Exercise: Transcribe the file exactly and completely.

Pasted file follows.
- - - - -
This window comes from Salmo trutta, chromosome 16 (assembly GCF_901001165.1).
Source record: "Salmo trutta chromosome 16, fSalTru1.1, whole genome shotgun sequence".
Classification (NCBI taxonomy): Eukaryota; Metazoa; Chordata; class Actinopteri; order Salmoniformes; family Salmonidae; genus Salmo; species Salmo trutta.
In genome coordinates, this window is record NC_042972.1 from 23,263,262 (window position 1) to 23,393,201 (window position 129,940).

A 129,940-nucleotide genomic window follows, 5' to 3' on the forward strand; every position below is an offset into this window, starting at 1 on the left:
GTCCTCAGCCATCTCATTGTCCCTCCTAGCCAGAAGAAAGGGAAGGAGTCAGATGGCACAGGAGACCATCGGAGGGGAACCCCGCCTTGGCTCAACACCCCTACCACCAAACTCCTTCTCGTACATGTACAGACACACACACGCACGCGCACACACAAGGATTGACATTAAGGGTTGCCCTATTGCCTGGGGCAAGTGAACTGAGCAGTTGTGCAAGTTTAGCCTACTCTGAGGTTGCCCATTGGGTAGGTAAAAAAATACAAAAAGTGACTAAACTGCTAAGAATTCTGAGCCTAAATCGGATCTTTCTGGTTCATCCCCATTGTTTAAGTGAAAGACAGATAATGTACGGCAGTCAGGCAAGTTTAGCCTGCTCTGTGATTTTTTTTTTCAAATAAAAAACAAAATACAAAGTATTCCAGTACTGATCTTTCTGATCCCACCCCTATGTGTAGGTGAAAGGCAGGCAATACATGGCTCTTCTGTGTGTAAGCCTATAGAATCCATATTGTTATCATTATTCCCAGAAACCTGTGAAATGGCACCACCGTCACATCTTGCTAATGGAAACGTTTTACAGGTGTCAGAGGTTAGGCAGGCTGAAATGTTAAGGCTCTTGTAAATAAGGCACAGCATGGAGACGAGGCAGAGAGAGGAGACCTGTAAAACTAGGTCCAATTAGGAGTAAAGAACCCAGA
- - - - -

This window comes from Salmo trutta, chromosome 16 (assembly GCF_901001165.1).
Source record: "Salmo trutta chromosome 16, fSalTru1.1, whole genome shotgun sequence".
Classification (NCBI taxonomy): Eukaryota; Metazoa; Chordata; class Actinopteri; order Salmoniformes; family Salmonidae; genus Salmo; species Salmo trutta.
In genome coordinates, this window is record NC_042972.1 from 23,263,262 (window position 1) to 23,393,201 (window position 129,940).

A 129,940-nucleotide genomic window follows, 5' to 3' on the forward strand; every position below is an offset into this window, starting at 1 on the left:
GTCCTCAGCCATCTCATTGTCCCTCCTAGCCAGAAGAAAGGGAAGGAGTCAGATGGCACAGGAGACCATCGGAGGGGAACCCCGCCTTGGCTCAACACCCCTACCACCAAACTCCTTCTCGTACATGTACAGACACACACACGCACGCGCACACACAAGGATTGACATTAAGGGTTGCCCTATTGCCTGGGGCAAGTGAACTGAGCAGTTGTGCAAGTTTAGCCTACTCTGAGGTTGCCCATTGGGTAGGTAAAAAAATACAAAAAGTGACTAAACTGCTAAGAATTCTGAGCCTAAATCGGATCTTTCTGGTTCATCCCCATTGTTTAAGTGAAAGACAGATAATGTACGGCAGTCAGGCAAGTTTAGCCTGCTCTGTGATTTTTTTTTTCAAATAAAAAACAAAATACAAAGTATTCCAGTACTGATCTTTCTGATCCCACCCCTATGTGTAGGTGAAAGGCAGGCAATACATGGCTCTTCTGTGTGTAAGCCTATAGAATCCATATTGTTATCATTATTCCCAGAAACCTGTGAAATGGCACCACCGTCACATCTTGCTAATGGAAACGTTTTACAGGTGTCAGAGGTTAGGCAGGCTGAAATGTTAAGGCTCTTGTAAATAAGGCACAGCATGGAGACGAGGCAGAGAGAGGAGACCTGTAAAACTAGGTCCAATTAGGAGTAAAGAACCCAGA